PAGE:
Fort Funston is especially noteworthy in terms of its interesting coastline features, both man made and natural. That it exists within San Francisco, so close to the urban sprawl seems both a blessing and a curse. A blessing obviously, because it is wonderful to have such an astonishing area so close by, and a curse because the area receives such heavy use that it is destined to be in need of heavy protection measures by GGNRA to keep it from being 'visited' into complete oblivion. Considering how much traffic the upper area of Fort Funston receives, especially from dog owners and their pets, it is actually pretty impressive how the area looks today. This was once, not long ago, a sublime example of dune strand habitat when almost all of that type of habitat had been destroyed locally by the presence of San Francisco itself. Perfect, pristine dunes of soft, light, small grained sand arching in and around stands of low, windblown cypress trees. Dune grasses, native plants, and large areas of iceplant, but mostly those incredible sand dunes, made it so wonderful and so exciting to explore. It was an island, a large island. This kind of thing had been largely wiped out in the Sunset District, along Ocean Beach and in the Presidio (with minor exceptions). Dune strand habitat is today considered endangered and to be coveted all up and down the California coast. Special recent attention to restoration at the Presidio in this regard demonstrates this locally. The evolution of upper Fort Funston, naturalistically, was that it was being trampled to death because it was such a fun area to roam through, and much damage has been inflicted this fragile type of environment. Today it is difficult to find a pristine dune north of the main entrance, but a few can be if one looks hard. GGNRA has taken a pro-active role in helping to restore the area: planting natives, roping off trails to keep the public (and especially their dogs) confined to trails. It is not like it was back in the seventies and early eighties, but the process of restoration is generally a slow one, and sometimes not even possible.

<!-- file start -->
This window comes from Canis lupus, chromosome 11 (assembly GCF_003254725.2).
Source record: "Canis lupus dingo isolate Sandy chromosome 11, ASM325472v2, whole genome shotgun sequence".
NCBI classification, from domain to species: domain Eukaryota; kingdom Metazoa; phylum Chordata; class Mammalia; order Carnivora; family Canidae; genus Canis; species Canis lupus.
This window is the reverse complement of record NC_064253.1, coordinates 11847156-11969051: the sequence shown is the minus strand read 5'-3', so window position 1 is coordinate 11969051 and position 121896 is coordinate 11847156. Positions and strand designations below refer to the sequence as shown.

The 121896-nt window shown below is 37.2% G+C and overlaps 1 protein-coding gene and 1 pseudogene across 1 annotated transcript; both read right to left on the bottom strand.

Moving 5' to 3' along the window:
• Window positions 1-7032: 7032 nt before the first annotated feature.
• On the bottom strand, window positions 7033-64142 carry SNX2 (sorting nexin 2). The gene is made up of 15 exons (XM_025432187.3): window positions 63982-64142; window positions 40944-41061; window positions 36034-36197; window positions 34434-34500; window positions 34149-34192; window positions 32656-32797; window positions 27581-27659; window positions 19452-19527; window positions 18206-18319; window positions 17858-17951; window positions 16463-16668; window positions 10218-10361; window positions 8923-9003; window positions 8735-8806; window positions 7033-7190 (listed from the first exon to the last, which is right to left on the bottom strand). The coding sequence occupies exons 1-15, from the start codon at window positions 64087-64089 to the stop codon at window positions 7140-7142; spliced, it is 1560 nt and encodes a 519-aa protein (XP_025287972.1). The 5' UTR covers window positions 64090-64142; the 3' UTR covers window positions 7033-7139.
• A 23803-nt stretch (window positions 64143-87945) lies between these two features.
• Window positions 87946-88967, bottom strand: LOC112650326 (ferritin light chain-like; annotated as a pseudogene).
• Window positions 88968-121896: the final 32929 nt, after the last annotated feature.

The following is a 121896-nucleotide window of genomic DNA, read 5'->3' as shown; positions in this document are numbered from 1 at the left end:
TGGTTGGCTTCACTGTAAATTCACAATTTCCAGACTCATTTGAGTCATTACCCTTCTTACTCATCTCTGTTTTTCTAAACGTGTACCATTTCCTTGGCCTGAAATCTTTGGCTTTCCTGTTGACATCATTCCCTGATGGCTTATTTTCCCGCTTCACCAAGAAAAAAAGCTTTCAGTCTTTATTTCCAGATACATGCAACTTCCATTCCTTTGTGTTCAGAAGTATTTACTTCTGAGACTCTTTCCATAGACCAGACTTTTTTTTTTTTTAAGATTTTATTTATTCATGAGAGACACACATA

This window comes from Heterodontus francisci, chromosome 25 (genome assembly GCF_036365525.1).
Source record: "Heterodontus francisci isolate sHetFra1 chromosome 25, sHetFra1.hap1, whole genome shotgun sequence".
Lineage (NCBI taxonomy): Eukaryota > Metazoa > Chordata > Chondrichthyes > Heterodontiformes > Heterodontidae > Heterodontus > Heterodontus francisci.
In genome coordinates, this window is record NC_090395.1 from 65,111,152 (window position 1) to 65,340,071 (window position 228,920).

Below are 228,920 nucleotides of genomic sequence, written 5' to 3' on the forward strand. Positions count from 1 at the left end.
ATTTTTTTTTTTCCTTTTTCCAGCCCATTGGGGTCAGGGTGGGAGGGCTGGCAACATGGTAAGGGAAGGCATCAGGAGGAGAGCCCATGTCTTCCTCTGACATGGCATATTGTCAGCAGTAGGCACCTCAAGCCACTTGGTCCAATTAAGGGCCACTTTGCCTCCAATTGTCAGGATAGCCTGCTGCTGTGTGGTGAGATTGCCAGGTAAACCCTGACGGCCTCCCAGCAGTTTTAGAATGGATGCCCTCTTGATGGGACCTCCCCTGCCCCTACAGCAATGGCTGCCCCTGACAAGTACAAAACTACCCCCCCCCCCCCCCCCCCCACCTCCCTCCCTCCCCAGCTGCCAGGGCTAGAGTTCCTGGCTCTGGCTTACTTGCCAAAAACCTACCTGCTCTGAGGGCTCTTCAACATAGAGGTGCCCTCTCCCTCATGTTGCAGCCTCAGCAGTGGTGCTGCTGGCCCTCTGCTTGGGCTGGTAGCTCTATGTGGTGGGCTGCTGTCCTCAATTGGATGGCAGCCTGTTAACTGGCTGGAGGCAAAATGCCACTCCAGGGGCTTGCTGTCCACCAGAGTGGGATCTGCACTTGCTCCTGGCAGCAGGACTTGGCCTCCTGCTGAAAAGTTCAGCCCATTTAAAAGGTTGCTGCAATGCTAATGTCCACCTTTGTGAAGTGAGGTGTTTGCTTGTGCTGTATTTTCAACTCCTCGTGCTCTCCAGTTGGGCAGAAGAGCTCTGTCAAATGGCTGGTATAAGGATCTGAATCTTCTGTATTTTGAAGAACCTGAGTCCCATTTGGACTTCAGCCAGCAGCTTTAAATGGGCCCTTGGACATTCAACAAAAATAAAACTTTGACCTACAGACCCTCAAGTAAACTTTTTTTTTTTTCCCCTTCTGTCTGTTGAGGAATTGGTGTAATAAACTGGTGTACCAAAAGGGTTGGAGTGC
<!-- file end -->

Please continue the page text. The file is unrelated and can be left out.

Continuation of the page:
Another aspect sublimely intriguing in the recent past but today much more limited, was the exploration of the various battery ruins scattered about like satellites, and especially the central mother structure, Battery Baker at Fort Funston constructed 1938. This was, and is, a two winged concrete monstrosity recessed into the dunes to camouflage it against incoming warships which were predicted likely to attack the U.S. mainland from Japan. The structure had enormous long corridors which in the absence of any electrical lighting, was almost completely pitch black. They adjoined many side rooms which were truly lightless, the kind of place where many a dare was proposed and carried out. Most amazing was the sound. Absolutely unbelievable refraction and echoes could be achieved in this highly charged space, filled with imagined ghosts from the past. No other accessible bunker in the San Francisco area, and there are many, was so extensive and deep as this one. It was quite macabre, scary, exciting and wonderful. It was inevitable, either due to some unfortunate event or through speculation along those lines, that the interior was to be completely sealed off with great steel doors. This 'sealing off' has been the case for all sizeable battery ruins within the GGNRA domain as a matter of policy, and it is easy to see why. They are in fact dangerous for a number of reasons: falling injuries, tetanus from rusted metal, ticks from ceilings, ambush, getting lost, ghosts, junkies, whinos, gangs, and just the sheer scariness of utter darkness. Today, the battery remnants that exist around the area continue their dive into oblivion. Sinking, cracking, being buried in blowing sand, and simply falling off the cliffs to the beach below. Walking along Fort Funston Beach is actually one of the most dramatic ways to encounter them, plunged into the beach, all having fallen from about 200' above.